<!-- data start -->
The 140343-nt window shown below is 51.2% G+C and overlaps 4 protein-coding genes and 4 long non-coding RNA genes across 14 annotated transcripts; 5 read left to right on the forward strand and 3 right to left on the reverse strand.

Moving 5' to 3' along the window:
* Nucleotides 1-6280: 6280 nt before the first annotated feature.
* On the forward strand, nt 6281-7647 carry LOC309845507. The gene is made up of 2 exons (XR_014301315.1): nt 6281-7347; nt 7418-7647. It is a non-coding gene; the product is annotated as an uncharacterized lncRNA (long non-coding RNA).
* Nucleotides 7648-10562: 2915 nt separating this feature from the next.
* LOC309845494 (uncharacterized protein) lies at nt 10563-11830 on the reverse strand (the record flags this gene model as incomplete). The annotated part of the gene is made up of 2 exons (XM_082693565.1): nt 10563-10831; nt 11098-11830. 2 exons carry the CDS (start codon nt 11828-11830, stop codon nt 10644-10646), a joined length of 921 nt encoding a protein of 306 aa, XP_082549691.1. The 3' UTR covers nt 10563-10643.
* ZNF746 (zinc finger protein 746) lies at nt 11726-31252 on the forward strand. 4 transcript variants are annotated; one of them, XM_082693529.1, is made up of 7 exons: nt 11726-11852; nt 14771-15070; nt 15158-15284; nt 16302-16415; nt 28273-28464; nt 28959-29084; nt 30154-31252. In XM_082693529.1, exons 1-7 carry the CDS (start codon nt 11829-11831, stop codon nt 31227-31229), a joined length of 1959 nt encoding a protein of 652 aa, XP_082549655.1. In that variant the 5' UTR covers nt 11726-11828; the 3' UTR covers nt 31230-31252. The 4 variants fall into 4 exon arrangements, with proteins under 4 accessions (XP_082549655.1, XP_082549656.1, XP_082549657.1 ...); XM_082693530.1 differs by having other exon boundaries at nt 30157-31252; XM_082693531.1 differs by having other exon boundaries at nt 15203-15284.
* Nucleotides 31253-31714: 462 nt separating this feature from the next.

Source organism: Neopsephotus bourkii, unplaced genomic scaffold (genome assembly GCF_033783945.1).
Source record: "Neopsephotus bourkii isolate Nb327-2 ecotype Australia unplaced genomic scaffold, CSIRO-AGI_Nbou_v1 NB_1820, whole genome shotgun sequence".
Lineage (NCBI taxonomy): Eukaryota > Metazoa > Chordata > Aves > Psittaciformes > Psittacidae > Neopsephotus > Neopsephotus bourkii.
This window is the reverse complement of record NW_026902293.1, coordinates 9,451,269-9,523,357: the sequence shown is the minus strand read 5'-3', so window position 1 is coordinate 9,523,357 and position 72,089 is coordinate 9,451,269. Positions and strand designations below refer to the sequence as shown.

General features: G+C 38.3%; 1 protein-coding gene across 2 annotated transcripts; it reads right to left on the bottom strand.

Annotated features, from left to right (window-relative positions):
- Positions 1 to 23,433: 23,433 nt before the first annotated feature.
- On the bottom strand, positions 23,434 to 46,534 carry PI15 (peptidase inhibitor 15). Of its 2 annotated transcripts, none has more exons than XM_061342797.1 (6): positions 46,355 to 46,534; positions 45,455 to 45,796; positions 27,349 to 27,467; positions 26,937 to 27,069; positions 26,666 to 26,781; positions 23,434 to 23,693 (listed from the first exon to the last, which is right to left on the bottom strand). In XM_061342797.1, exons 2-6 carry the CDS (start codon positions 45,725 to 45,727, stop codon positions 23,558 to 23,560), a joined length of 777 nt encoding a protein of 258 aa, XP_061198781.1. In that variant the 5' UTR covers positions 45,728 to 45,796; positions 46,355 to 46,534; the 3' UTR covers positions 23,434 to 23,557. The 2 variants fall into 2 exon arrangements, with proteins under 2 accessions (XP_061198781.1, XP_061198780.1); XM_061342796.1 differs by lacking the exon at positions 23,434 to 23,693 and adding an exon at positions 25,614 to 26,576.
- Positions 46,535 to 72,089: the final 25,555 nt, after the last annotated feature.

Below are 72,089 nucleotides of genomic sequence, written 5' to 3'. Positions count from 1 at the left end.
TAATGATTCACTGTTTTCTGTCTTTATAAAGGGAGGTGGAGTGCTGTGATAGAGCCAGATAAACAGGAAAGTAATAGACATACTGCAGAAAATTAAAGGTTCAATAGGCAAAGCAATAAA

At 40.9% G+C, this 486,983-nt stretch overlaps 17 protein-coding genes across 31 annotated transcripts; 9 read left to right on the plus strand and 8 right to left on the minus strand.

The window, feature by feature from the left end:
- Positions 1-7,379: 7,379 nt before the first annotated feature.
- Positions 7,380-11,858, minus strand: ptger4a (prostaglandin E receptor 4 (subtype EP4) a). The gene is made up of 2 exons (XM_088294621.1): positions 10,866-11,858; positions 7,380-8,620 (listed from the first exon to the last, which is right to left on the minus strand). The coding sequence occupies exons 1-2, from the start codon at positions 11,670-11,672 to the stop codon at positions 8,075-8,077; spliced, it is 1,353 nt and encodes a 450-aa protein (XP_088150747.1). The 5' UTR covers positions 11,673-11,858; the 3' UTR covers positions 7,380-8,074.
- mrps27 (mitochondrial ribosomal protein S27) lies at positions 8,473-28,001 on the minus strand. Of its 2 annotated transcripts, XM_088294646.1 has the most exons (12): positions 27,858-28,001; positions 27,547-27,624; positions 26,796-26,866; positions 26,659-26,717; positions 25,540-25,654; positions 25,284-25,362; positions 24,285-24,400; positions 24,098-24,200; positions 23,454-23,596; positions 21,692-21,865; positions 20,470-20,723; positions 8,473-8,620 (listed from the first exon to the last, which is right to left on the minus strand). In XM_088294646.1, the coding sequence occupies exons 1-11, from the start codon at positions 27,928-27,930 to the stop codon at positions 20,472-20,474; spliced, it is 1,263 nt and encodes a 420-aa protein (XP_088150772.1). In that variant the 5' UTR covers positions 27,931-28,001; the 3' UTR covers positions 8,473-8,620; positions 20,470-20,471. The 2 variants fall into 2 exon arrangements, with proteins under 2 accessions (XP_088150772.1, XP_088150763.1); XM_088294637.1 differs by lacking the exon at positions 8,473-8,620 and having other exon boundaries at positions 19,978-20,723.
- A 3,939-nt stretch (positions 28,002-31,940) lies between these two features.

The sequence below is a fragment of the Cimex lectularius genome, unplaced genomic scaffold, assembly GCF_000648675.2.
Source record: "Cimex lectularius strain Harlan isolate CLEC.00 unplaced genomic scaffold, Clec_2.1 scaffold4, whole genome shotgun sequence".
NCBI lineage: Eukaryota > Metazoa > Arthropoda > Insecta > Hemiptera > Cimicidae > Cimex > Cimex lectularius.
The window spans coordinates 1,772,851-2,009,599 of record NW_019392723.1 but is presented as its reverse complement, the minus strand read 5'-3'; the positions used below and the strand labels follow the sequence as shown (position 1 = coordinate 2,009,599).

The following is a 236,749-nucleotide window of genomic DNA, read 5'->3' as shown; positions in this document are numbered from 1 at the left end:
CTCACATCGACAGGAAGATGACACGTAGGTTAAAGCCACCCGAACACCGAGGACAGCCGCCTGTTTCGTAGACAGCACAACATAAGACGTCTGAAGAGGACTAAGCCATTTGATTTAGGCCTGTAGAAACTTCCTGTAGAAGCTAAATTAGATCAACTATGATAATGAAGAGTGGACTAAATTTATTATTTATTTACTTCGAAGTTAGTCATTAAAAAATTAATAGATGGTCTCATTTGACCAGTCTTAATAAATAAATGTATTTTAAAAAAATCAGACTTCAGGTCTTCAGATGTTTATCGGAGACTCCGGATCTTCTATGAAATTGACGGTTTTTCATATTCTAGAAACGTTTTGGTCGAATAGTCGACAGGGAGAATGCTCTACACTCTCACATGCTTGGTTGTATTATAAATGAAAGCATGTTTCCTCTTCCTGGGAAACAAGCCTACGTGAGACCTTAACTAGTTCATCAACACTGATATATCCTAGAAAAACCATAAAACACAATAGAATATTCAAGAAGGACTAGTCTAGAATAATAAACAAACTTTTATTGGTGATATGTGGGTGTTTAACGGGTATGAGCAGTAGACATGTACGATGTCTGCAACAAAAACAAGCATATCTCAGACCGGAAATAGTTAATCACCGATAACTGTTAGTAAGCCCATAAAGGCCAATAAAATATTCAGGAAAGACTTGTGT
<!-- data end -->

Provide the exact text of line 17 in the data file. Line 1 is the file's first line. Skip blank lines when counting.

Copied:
- Positions 46,535 to 72,089: the final 25,555 nt, after the last annotated feature.